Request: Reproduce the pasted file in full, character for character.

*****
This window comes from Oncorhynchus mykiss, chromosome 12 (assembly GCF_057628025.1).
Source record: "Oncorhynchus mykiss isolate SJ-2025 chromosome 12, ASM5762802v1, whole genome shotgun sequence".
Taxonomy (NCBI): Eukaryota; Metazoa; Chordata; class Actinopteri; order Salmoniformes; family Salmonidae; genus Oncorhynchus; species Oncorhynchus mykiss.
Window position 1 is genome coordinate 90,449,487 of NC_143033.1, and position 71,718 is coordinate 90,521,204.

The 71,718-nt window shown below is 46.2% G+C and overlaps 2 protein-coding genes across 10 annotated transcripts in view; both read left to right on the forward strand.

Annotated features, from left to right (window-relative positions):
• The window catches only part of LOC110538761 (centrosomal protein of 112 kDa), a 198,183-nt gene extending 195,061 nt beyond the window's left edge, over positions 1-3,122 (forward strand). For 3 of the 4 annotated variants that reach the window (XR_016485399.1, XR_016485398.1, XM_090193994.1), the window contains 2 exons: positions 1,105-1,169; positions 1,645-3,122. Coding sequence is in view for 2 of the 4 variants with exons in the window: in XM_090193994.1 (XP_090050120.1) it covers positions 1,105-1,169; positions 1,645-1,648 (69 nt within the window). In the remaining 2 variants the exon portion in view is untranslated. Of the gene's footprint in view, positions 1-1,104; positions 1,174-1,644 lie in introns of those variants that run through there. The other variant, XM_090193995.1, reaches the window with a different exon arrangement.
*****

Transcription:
This window comes from Oncorhynchus mykiss, chromosome 12 (assembly GCF_057628025.1).
Source record: "Oncorhynchus mykiss isolate SJ-2025 chromosome 12, ASM5762802v1, whole genome shotgun sequence".
Taxonomy (NCBI): Eukaryota; Metazoa; Chordata; class Actinopteri; order Salmoniformes; family Salmonidae; genus Oncorhynchus; species Oncorhynchus mykiss.
Window position 1 is genome coordinate 90,449,487 of NC_143033.1, and position 71,718 is coordinate 90,521,204.

The 71,718-nt window shown below is 46.2% G+C and overlaps 2 protein-coding genes across 10 annotated transcripts in view; both read left to right on the forward strand.

Annotated features, from left to right (window-relative positions):
• The window catches only part of LOC110538761 (centrosomal protein of 112 kDa), a 198,183-nt gene extending 195,061 nt beyond the window's left edge, over positions 1-3,122 (forward strand). For 3 of the 4 annotated variants that reach the window (XR_016485399.1, XR_016485398.1, XM_090193994.1), the window contains 2 exons: positions 1,105-1,169; positions 1,645-3,122. Coding sequence is in view for 2 of the 4 variants with exons in the window: in XM_090193994.1 (XP_090050120.1) it covers positions 1,105-1,169; positions 1,645-1,648 (69 nt within the window). In the remaining 2 variants the exon portion in view is untranslated. Of the gene's footprint in view, positions 1-1,104; positions 1,174-1,644 lie in introns of those variants that run through there. The other variant, XM_090193995.1, reaches the window with a different exon arrangement.